Read the original article from the Plants for Human Health Institute.
The Foundation for Food and Agriculture Research (FFAR), a nonprofit established in the 2014 Farm Bill with bipartisan congressional support, awarded a $1 million Seeding Solutions grant to North Carolina State University, where researchers will study the micronutrients and bioactive phytochemicals provided by fruits and vegetables used in food products. This approach will help food companies develop products that more effectively deliver the health benefits of fruits and vegetables. The FFAR grant has been matched with funding from the Dole Food Company, Standard Process, Inc., and NC State University for a total $2 million investment.
“The Foundation for Food and Agriculture Research is proud to support research that will impact the health and wellbeing of consumers,” said Sally Rockey, executive director of the Foundation for Food and Agriculture Research. “This project exemplifies how science can help us understand nutrition and optimize the health benefits we’re receiving from the foods we eat every day.”
An estimated 87 percent of U.S. consumers do not eat the recommended 4 1/2 cups of fruits and vegetables per day. The goal of this research is to improve the nutritional density of common fruits and vegetables in a range of consumer products. Researchers said it is not about how many fruits and vegetables are on your plate but rather how the health benefits can be more effectively delivered to the body. Researchers will use cutting-edge genetic and phenotype mapping of blueberries, bananas and spinach to identify breeding practices to enhance the nutritional content of these foods.
The ways in which different food products are prepared and processed affects the nutritional content of those products. Once researchers study the genetic attributes that improve nutritional quality, they will develop more accurate equivalencies between whole fruits or vegetables and products that contain them as an ingredient, such as snacks, beverages and prepared meals.
The research is being led by Co-Principal Investigators (Co-PI) Mario Ferruzzi, Ph.D., and Mary Ann Lila, Ph.D., with the Plants for Human Health Institute at North Carolina State University.
“It’s incredibly difficult to change consumer behavior and increase the number of servings consumed,” said Lila, “but by examining how the genetic makeup of a plant affects the density and availability of bioactive phytochemicals and micronutrients, we can possibly improve processing and ingredient formulation so that every serving that is consumed provides greater health benefit. This project represents a direct interface between plant genetics, food science and nutrition science that we believe will help close the gap between dietary guidance and actual fruit and vegetable consumption.”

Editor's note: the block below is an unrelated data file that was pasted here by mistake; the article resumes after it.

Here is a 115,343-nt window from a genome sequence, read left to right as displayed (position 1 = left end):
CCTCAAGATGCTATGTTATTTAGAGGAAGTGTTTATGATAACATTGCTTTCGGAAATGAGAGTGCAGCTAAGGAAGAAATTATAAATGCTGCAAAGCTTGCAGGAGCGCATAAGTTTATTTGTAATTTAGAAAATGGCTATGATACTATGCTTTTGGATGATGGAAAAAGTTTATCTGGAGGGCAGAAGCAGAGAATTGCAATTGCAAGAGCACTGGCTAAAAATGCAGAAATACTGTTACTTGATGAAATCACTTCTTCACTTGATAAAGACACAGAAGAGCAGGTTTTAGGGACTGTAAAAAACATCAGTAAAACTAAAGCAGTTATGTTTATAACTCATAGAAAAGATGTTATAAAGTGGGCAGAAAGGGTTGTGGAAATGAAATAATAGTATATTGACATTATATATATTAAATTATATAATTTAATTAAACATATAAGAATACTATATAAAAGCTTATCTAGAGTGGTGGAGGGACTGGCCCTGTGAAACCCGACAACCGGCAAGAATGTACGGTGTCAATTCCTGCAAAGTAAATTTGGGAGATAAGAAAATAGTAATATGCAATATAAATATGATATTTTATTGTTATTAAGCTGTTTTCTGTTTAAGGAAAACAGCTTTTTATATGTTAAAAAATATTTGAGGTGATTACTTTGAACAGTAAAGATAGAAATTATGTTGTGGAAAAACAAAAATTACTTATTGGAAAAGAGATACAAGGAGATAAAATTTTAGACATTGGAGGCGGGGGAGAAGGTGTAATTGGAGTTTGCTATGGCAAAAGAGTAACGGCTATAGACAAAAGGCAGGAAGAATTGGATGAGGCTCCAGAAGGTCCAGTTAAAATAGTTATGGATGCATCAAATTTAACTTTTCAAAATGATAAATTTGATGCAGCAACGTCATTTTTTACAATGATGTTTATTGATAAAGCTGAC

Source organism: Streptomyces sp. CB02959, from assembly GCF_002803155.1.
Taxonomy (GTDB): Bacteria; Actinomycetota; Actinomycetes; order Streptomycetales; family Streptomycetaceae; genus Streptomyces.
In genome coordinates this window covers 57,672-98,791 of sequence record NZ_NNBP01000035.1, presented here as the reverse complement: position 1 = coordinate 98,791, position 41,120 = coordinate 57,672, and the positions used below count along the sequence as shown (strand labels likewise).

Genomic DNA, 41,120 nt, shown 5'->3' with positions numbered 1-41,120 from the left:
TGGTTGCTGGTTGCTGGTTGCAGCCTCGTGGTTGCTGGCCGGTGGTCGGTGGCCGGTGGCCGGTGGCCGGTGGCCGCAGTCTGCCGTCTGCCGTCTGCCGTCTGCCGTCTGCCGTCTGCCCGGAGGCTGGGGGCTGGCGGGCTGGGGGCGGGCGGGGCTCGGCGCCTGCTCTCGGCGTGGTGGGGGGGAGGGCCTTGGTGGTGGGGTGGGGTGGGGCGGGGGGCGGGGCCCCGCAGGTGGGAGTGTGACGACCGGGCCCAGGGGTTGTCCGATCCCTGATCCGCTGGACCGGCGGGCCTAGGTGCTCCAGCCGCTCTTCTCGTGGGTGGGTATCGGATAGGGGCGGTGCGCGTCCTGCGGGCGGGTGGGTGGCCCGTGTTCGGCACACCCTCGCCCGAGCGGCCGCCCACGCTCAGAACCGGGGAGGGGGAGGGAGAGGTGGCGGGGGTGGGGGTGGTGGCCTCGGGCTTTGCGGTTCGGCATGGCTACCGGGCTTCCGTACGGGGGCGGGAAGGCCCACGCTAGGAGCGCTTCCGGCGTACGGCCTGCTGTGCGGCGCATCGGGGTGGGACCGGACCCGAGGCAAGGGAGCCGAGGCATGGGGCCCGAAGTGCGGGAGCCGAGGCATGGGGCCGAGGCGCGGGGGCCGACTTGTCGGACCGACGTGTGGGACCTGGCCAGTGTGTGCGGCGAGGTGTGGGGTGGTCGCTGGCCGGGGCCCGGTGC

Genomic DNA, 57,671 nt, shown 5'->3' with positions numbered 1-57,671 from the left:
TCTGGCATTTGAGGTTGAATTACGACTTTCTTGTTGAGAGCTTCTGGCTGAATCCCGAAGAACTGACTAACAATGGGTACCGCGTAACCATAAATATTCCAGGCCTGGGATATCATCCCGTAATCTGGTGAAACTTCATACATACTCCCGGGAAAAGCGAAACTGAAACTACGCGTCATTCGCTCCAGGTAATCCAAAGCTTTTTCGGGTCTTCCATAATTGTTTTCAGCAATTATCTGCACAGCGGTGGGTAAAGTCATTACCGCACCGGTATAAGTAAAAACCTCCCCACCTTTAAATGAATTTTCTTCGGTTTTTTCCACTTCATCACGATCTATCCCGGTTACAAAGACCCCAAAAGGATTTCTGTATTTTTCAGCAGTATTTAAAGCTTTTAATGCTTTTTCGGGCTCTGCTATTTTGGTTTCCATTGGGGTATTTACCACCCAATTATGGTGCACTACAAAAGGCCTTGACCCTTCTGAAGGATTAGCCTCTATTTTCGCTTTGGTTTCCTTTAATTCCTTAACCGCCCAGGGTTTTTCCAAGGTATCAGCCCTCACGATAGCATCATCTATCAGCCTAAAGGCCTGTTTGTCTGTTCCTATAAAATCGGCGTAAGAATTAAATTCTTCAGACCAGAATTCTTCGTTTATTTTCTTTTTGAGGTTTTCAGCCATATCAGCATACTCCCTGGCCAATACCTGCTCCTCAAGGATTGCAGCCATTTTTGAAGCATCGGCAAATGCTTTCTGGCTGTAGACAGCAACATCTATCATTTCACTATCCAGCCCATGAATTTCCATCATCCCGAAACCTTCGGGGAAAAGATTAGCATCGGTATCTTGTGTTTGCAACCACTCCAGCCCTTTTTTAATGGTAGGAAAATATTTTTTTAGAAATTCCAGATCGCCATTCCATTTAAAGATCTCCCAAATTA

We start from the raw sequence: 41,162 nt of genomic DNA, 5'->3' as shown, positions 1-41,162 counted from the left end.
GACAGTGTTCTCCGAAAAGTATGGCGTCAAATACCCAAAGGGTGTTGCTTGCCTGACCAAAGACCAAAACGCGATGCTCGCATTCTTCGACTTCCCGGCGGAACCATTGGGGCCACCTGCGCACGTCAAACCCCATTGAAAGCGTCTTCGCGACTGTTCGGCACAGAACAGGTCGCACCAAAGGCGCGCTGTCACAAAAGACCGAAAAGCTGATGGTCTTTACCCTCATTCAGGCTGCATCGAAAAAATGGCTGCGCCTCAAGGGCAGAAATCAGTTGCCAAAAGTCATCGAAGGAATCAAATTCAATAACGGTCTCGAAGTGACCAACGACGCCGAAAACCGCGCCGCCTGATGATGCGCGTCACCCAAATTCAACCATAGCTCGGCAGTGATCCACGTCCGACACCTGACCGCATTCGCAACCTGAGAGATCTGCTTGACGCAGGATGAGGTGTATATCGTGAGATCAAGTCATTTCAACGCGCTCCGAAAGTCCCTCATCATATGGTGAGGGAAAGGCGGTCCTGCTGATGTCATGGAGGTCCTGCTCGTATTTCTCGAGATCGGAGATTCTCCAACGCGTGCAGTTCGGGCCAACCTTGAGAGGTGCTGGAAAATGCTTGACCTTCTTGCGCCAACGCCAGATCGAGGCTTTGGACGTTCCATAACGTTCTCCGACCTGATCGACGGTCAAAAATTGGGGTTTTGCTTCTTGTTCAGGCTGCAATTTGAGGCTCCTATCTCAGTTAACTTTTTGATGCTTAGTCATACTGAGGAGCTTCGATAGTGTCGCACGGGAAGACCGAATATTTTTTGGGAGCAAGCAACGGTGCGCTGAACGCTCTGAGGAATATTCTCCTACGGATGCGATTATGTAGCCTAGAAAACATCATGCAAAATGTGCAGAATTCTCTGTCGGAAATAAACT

Researchers will partner with industry collaborators to access fruit and vegetable products for analysis and provide guidance for how to integrate recommendations into the food chain.
“The quality of our crops and their nutrient densities play a big role in supporting the health of our nation,” said John Troup, Ph.D., vice president of Standard Process, Inc. “This project will play an important role in advancing the health and wellness interests of consumers and practitioners over time and so represents an exciting program and collaboration we are proud to support and be a part of.”
Researchers on this project, “Closing the gap in delivery of fruit and vegetable benefits,” include:
- Mario Ferruzzi, Ph.D., co-PI, professor at North Carolina State University
- Mary Ann Lila, Ph.D., co-PI, David H. Murdock Distinguished Professor at North Carolina State University
- Massimo Iorizzo, Ph.D., co-investigator, assistant professor at North Carolina State University
- Colin Kay, Ph.D., co-investigator, associate professor at North Carolina State University
This project is supported by FFAR through its Seeding Solutions grant program, which calls for bold, innovative, and potentially transformative research proposals in the Foundation’s seven Challenge Areas. This grant supports the Making My Plate Your Plate Challenge Area, which aims to increase the production and accessibility of nutritious foods.